APPLICATIONS OF DELAYED NEUTRON ACTIVATION ANALYSIS TO SUPPORT THE CURRENT AND FUTURE ANALYTICAL MEASUREMENT ACTIVITIES OF NIST
Kelly P. Grogan, Donna J. O’Kelly, Richard M. Lindstrom, and George P. Lamaze
Delayed Neutron Activation Analysis (DNAA) is a method for measuring fissile elements (e.g. 235U, 233U, and 239Pu) in a variety of materials. Advantages of DNAA include the potential for rapid measurements (5 minutes or less), non-destructive and matrix-independent analyses, as well as selective and sensitive (sub-nanogram detection limits for 235U) measurements of fissile elements. The DNAA system housed at the NIST Center for Neutron Research (NCNR) is one of the world’s premier facilities for DNAA measurements due to the highly thermalized and stable neutron flux from the RT2 facility at the NBSR reactor.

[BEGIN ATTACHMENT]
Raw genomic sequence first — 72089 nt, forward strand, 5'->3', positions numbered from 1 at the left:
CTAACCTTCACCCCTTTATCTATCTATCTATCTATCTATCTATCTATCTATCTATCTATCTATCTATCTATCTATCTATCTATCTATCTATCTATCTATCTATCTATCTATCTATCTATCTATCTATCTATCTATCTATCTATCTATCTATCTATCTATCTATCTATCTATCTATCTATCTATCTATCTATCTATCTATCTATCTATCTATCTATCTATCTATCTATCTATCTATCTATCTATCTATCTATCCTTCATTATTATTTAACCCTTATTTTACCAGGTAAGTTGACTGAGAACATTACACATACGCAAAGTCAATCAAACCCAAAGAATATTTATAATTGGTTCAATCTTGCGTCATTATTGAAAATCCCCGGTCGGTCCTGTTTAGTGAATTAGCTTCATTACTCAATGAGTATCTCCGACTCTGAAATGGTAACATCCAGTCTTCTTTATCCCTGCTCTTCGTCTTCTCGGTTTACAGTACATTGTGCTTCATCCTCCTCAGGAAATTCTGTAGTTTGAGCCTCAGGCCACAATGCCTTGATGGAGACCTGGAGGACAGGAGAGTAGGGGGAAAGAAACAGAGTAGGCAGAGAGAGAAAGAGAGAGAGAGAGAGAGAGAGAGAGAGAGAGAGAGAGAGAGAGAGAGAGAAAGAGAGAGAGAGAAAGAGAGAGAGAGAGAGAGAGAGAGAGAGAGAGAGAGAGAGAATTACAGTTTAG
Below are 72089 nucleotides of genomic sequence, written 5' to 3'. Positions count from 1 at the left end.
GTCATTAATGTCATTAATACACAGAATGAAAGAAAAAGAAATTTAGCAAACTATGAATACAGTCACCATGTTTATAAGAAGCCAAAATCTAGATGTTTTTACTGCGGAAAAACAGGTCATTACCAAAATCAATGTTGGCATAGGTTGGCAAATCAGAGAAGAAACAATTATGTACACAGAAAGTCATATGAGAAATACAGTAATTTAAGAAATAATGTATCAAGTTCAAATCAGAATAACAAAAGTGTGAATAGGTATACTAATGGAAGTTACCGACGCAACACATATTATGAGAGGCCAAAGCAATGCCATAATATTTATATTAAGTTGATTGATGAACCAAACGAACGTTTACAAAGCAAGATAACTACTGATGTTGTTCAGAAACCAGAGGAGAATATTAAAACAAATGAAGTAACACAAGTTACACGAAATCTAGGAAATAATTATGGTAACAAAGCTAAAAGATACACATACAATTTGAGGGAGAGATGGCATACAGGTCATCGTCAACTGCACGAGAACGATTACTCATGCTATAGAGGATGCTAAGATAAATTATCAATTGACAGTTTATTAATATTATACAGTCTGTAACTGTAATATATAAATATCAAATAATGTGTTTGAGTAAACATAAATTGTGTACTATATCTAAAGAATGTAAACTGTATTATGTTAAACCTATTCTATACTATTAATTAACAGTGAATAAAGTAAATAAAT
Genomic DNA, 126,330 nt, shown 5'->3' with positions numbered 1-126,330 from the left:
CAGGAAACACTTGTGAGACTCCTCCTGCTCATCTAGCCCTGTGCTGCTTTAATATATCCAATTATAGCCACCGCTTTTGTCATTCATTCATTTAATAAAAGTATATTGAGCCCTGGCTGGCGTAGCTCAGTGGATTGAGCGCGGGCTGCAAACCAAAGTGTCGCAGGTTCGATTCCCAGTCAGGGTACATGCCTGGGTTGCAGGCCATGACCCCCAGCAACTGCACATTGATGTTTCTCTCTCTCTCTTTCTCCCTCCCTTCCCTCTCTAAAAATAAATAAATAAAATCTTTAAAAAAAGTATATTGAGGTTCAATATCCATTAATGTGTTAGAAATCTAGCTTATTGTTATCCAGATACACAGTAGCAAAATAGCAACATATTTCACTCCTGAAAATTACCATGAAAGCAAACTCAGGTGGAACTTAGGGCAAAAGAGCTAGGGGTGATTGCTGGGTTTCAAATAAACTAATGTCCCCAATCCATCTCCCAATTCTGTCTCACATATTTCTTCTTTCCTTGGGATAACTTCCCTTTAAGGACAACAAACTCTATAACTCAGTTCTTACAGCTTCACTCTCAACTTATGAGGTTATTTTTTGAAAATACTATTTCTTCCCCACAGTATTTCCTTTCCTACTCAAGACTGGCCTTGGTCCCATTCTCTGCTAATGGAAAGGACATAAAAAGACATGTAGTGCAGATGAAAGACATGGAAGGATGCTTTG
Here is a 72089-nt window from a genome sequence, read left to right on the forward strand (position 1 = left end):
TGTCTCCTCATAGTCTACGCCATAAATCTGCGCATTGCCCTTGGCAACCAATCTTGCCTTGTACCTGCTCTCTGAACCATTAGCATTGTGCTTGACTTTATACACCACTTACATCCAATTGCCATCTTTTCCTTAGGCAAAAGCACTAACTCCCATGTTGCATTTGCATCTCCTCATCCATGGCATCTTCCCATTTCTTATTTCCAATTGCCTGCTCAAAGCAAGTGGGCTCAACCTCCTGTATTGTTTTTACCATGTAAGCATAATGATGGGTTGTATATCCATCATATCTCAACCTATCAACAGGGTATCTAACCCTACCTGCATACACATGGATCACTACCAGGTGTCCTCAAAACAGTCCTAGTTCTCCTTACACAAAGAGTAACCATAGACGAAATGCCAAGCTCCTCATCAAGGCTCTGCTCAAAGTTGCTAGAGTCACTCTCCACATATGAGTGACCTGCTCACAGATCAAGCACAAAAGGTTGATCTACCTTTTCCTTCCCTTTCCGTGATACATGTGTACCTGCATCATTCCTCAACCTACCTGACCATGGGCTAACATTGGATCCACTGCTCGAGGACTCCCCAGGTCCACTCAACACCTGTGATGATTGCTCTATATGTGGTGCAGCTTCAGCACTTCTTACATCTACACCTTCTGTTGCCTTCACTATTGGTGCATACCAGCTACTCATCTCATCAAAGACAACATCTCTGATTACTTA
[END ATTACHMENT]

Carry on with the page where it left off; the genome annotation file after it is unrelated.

The present work addresses three applications of DNAA (two current and one future application) to the analytical measurement activities at NIST. Delayed neutron activation analysis measurements have recently been applied to the quantification of the uranium content in NIST standard reference materials including geological materials such as SRMs 2586 (Trace Elements in Soil with Lead from Paint) and 1633c (Trace Elements in Coal Fly Ash) and agricultural materials such as SRMs 1547 (Peach Leaves) and 1570a (Trace Elements in Spinach Leaves). These measurements are utilized for SRM certification or for the enhancement of current certificates with the addition of new values. The NIST DNAA system is also currently being applied to the determination of uranium correction factors that are necessary for the quantification of increasingly important rare earth elements in NIST SRMs by instrumental neutron activation analysis (INAA). Rare earth elements are frequently produced as fission products of uranium thus complicating their measurement by INAA. Prior determination of uranium content by DNAA facilitates the determination and application of a correction factor that addresses the additional rare earth element content that may be generated during INAA analysis. Finally, DNAA at NIST has the potential to be developed into a powerful tool for nuclear forensics. The threat of illicit and clandestine nuclear activities has become a significant concern for Homeland Security in the current global climate. Delayed neutron activation analysis is a promising technique for the accurate, sensitive, and rapid measurements of fissile materials necessary to characterize nuclear materials and address this threat. Work is ongoing to incorporate simultaneous and time-tagged gamma-spectroscopy detection with the current DNAA system that would allow for the identification of specific fissile isotopes and would ultimately facilitate determination of the fissile material source.